• How will it be produced?
• How will it be distributed?
17:15-17:30 Wrap up / Conclusions / Announcements
DAY 2 - 27th April 2006
Time Sessions Presenter/Facilitator
9.00-9.15 Recap of Day 1. One of the participants,
preferably a grantee.
9.15-10.15 Developing Strategic Treatment Leena, MSF ,
Advocacy Plan Project Manager (India)
• What is advocacy?
• What tools can be used for
• How do we identify issues?
• How do we identify allies?
10.15-10.30 Tea/ Coffee Break
10.30-13.00 Small group sessions: Leena, MSF
• Designing a treatments advocacy Project Manager (India)
• Report back
14.45-16.00 Human Rights & Stigma and RajKumar
Discrimination Lawyer’s Collective
-What Human Rights issues relate to
-How do stigma and discrimination
affect treatments access?
16:00 -16:15 Tea/Coffee Break
16.15-17.15 Marginalized Groups and Treatments Chair: TBA
Access – Panel discussion Women (Kousalya)
What does it mean to be marginalized? IDU (Ratan)
What are the barriers to reaching and MSM (Shale)
involving marginalized groups? Transgender - Noorie
What interventions are required to
strengthen their involvement?
How can we facilitate leadership roles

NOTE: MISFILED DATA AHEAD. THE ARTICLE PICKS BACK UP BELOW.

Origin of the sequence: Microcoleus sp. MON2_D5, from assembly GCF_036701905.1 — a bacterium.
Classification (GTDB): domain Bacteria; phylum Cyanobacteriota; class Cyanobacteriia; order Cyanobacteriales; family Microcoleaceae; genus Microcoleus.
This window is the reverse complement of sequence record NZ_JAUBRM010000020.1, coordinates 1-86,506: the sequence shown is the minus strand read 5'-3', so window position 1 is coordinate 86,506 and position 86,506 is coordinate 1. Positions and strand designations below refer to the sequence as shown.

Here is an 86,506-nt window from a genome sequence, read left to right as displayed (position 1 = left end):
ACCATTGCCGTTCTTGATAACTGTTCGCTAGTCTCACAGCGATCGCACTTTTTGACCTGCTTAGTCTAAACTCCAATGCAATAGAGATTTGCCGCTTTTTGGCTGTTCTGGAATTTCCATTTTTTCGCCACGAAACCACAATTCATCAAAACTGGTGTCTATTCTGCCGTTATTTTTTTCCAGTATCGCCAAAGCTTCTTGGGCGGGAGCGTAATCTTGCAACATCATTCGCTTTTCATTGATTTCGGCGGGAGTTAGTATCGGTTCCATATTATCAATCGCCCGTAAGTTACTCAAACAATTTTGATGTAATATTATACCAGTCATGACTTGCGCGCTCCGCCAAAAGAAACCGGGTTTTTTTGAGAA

for those from marginalized
17.15-17.30 Wrap up / Conclusions /
Reception / Party / Drinks / Food/
DAY 3 - 28th April 2006
Time Sessions Presenter/Moderator
9.00-9.15 Report back from day 2
9.15-10.15 M&E Dr. Sudhkar, MBBS,MHA
-What is Monitoring and Evaluation?
-What is the difference between them?
-How do you develop indicators?
-Why is it useful?
10.15-10:30 Tea/Coffee Break
10.30-12.00 Exercise: Dr. Sudhakar, MBBS,MHA
Write 5 indicators for measuring the
success of your current project?
12.00-13.00 Country Meetings – Each grantee Small groups – India and
should be ready to do a short (5 minute) Pakistan
presentation on their project to the other Bangladesh and Nepal
grantees from their country. (note: this could join either groups.
discussion did not take place)
13:00 – 14:00 Lunch
14:00 – 14:15 Energizer
14.15 - 16.00 Action Plan (Individual) Put action plans on wall. If
• Develop a follow-up action plan there is time, one
for after the workshop? organization from each
• What lessons will you bring to country can present.
• What actions will you do to
increase treatments access?
• What are your plans for after
your project finishes, with or
16.00-16.15 Tea/Coffee Break
16.15-16:45 Feedback of workshop - oral
(Suggestion: a small group discussion
on the best thing about the workshop,
and something that could be improved
16:45 – 17:15 Evaluation of workshop – individual
forms – written
17.15-17.30 Final Questions / Closing of Workshop /
Thanks / Good-bye!!!
Appendix 3: SUMMARY OF PARTICIPANTS
A summary of the evaluation of the workshop done by participants will be
distributed at a later date, and included in the final report as appendix 3.